NEW YORK (AP) -- Stocks are stabilizing on Wall Street following a huge slump a day earlier when worries about an escalating trade conflict between the U.S. and China rattled investors. Energy companies rose along with the price of crude oil. Markets fell in Europe and Asia.
Investors around the world remain worries about the possibility of greater tensions and less trade between the two largest economies in the world.
The Chinese government said it might place tariffs on a $3 billion list of U.S. goods in response to the steel and aluminum tariffs President Donald Trump announced earlier this month. Those goods include pork, apples, and steel pipes.
China didn't respond yet to the tariffs Trump announced on Thursday, which could affect as much as $60 billion in imports. The White House says Beijing steals or forces foreign companies to hand over technology, and China has said it will defend itself.
The S&P 500 index was little changed at 2,641 as of 10:20 a.m. Eastern time. It had dropped 2.5 percent Thursday. The Dow Jones industrial average added 78 points, or 0.3 percent, to 24,035. The Nasdaq composite fell 4 points, or 0.1 percent, to 7,162. The Russell 2000 index of smaller-company stocks dipped 2 points, or 0.2 percent, to 1,541.
The Dow dropped more than 700 points Thursday, its worst loss since early February, as investors worried the dispute could escalate and could slow down global economic growth and company profits.
Technology companies continued to struggle Friday. Chipmaker Nvidia lost $5.79, or 2.4 percent, to $236.06 and Western Digital fell $6.85, or 6.8 percent, to $93.98.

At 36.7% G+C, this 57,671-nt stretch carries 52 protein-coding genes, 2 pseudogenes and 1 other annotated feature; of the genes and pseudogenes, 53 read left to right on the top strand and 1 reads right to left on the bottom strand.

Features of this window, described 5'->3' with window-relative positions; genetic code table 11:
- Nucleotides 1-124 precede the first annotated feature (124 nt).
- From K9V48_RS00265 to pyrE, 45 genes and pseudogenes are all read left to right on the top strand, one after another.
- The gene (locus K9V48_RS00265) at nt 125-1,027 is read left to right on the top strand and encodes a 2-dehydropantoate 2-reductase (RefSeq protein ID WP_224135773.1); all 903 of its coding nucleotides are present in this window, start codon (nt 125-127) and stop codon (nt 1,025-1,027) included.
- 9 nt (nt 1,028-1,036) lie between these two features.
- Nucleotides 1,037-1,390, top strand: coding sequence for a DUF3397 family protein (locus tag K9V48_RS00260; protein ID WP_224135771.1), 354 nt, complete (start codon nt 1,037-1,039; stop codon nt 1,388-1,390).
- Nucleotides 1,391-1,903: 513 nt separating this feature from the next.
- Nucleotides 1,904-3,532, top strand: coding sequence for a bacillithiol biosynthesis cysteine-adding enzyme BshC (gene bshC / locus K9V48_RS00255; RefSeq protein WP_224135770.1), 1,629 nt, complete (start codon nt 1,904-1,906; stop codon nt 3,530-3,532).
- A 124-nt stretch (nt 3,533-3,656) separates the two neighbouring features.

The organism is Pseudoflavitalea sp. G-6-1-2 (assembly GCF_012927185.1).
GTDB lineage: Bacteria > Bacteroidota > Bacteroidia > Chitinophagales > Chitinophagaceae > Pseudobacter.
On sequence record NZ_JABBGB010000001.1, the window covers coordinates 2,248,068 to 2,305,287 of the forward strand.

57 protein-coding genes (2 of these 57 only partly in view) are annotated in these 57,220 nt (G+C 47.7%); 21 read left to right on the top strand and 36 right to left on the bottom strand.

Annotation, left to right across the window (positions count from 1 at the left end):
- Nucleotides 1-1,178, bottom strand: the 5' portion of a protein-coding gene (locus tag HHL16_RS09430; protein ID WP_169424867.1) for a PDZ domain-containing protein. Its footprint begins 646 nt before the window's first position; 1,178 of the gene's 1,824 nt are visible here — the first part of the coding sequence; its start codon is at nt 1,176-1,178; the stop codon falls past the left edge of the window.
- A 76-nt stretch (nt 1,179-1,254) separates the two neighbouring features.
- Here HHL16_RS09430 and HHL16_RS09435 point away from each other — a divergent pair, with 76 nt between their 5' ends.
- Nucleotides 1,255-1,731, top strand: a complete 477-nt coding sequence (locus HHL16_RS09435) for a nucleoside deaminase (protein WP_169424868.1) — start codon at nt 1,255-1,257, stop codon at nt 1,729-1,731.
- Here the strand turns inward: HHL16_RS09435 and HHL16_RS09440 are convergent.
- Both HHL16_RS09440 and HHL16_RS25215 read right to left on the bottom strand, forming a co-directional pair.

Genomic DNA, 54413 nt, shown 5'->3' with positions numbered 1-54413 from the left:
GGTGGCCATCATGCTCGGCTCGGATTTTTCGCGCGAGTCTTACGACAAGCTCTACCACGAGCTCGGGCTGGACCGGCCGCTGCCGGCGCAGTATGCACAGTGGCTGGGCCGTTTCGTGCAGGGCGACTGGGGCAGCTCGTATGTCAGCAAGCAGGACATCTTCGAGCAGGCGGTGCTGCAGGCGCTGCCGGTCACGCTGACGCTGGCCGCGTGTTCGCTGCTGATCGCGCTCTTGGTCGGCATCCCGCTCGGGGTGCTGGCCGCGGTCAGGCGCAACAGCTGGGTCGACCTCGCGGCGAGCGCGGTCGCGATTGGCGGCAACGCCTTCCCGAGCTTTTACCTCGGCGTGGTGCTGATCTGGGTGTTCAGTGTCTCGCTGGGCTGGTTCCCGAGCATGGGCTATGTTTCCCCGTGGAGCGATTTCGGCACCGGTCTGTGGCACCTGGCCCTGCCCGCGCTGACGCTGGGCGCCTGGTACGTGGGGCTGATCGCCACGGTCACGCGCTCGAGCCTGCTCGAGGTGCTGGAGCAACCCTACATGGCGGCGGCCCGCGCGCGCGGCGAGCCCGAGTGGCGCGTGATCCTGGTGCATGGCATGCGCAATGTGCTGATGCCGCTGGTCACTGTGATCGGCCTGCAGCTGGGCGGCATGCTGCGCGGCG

Tech companies make more of their sales overseas than most other U.S. companies do. The companies on the S&P technology index make 60 percent of their sales outside the U.S., with about 15 percent of their revenue coming from mainland China and Taiwan, according to FactSet.
In another sign investors are nervous, gold and silver prices jumped Friday. Gold climbed 1.4 percent to $1,346.50 an ounce and silver gained 1.2 percent, to $16.50 an ounce. The dollar fell to 105.16 yen from 105.61 yen. The euro rose to $1.2336 from $1.2307.
Germany's DAX was down 1.4 percent and the French CAC-40 lost 1.2 percent. The FTSE 100 in Britain slid 0.4 percent.
U.S. energy companies rose along with the price of crude oil. ConocoPhillips rose 2.2 percent and Occidental Petroleum climbed 2.3 percent.
Other winners included Nike. The sneaker company had a far stronger quarter than investors expected and its stock gained $1.93, or 3 percent, to $66.36. Uniform supplier Cintas also surpassed analyst estimates and climbed $10.709, or 6.2 percent, to $173.20.
In Asia, markets ended sharply lower after a stomach-churning ride. Japan's benchmark Nikkei 225 index plunged 4.5 percent, its second-biggest daily decline in the last year, and South Korea's Kospi tumbled 3.2 percent. Hong Kong's Hang Seng lost 2.5 percent.
U.S. bond prices held steady after soaring a day earlier. The yield on the 10-year Treasury note held steady at 2.83 percent. Stocks that pay big dividends, similar to bonds, made some of the largest gains Friday morning. Those included household goods makers and utility companies.
The price of oil climbed 97 cents, or 1.5 percent, to $65.27 a barrel in New York. Brent crude, the international standard for oil prices, added 88 cents, or 1.3 percent, to $69.26 a barrel in London.
Led by a surge in demand for commercial aircraft, U.S. orders for long-lasting manufactured goods rebounded in February, reversing a drop in January, to rise at the fastest pace since June.
The Commerce Department said Friday that orders for durable goods, items meant to last at least three years, rose 3.1 percent last month. That was better than economists expected and helped make up for a decline in January.